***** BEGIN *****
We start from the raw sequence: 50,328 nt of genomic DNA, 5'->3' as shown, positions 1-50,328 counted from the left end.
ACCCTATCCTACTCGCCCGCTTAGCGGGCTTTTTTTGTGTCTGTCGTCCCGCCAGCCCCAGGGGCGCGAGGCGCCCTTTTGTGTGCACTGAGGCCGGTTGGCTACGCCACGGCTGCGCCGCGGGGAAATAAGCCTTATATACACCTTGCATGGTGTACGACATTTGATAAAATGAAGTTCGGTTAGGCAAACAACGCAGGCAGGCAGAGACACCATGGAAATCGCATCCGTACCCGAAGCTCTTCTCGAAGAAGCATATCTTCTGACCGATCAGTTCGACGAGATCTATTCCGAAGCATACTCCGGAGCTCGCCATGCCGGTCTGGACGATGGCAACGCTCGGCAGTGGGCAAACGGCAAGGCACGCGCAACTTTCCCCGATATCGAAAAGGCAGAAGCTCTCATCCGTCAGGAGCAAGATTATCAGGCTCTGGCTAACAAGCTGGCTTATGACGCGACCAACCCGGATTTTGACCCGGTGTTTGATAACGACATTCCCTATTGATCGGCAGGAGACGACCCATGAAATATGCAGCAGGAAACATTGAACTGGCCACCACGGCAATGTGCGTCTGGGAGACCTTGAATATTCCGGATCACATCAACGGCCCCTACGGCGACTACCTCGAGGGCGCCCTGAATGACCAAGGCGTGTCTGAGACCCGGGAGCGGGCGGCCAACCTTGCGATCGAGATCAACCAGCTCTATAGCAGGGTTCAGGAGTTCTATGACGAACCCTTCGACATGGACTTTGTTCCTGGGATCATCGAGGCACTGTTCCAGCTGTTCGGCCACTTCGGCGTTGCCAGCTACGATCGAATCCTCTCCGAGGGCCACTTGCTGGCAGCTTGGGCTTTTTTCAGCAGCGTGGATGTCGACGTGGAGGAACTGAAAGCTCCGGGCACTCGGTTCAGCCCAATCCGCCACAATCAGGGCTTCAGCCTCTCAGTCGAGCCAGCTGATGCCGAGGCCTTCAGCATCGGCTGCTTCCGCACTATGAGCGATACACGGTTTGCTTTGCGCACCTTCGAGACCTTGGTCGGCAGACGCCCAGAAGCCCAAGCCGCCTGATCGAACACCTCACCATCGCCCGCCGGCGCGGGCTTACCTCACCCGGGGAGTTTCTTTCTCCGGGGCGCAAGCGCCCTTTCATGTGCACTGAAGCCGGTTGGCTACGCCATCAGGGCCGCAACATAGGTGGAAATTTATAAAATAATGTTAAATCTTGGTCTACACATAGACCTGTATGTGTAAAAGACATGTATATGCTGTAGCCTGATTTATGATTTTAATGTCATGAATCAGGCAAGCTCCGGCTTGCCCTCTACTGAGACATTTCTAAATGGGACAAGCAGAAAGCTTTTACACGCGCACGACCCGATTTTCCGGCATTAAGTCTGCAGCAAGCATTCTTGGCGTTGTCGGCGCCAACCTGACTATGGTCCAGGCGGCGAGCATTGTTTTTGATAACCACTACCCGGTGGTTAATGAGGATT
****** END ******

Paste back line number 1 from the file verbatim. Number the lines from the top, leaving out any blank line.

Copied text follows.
We start from the raw sequence: 50,328 nt of genomic DNA, 5'->3' as shown, positions 1-50,328 counted from the left end.